KANNUR: Following news that the details of Covid-19 patients were compromised in Kasaragod, another data breach has been reported in Kannur.
The fact that the leak happened from the Google Maps link provided by the police made things a bit embarrassing for the force and the district administration.
As the news broke on Monday that the details are being compromised, Kannur police deleted the link.
The Google Maps link was prepared by the Kannur cyber cell to help the police monitor the movements of COVID patients and people under home isolation.
The link had the details of the persons, including their phone numbers.
Though health and district administration workers are in the field to track the movements of the patients and home-quarantined people, a special police team has also been asked to monitor everyone linked with COVID. It is to help this team comprising an SHO, a senior CPO and a CPO that the link was created.
There was no need to enter a password to access the link which made it possible for anyone to open it and access the details. The district administration confirmed that there had been a fault on the part of the police as they had failed to secure the data of patients.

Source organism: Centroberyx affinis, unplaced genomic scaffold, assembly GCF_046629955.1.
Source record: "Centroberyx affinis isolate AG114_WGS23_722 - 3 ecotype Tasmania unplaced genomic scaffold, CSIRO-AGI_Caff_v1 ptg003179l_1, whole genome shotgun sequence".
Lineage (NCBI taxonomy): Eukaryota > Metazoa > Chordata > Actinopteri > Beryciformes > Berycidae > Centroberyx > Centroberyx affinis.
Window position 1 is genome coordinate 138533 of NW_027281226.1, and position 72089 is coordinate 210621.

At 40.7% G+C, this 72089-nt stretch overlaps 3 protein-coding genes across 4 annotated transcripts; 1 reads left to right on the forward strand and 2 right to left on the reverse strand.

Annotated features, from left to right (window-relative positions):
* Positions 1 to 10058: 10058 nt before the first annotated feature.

Collector T V Subhash would submit a report in this regard to the state government. The cyber cell officials say that they have started an investigation.
A top officer in Thiruvananthapuram said the link was not developed by the police department but possibly by district-level officers.
“The breach will be investigated at the district level,” he said. Kannur has the most number of active Covid-19 patients in the state at 58 as of Monday. So far, 112 persons have tested positive in the district and of them, 54 have been discharged.
Kasaragod DMO seeks probe into data breach
KASARGOD: A day after TNIE reported a possible leak or theft of data of Covid-19 survivors, Kasaragod District Medical Officer Dr A V Ramdas said he has filed a complaint with the district police chief to look into the allegations.
“We have to know who are calling the patients,” he said. Patients’ names, addresses and phone numbers were with different agencies and officials, and a breach could happen at any level, he said.
He said this information was uploaded on the Kerala government’s COVID tracking application at the panchayat level.
Also, the patients have installed the Central government’s Aarogya Setu app which also seeks information about the patients.
“So a data breach could happen at any level. The police should find it,” he said.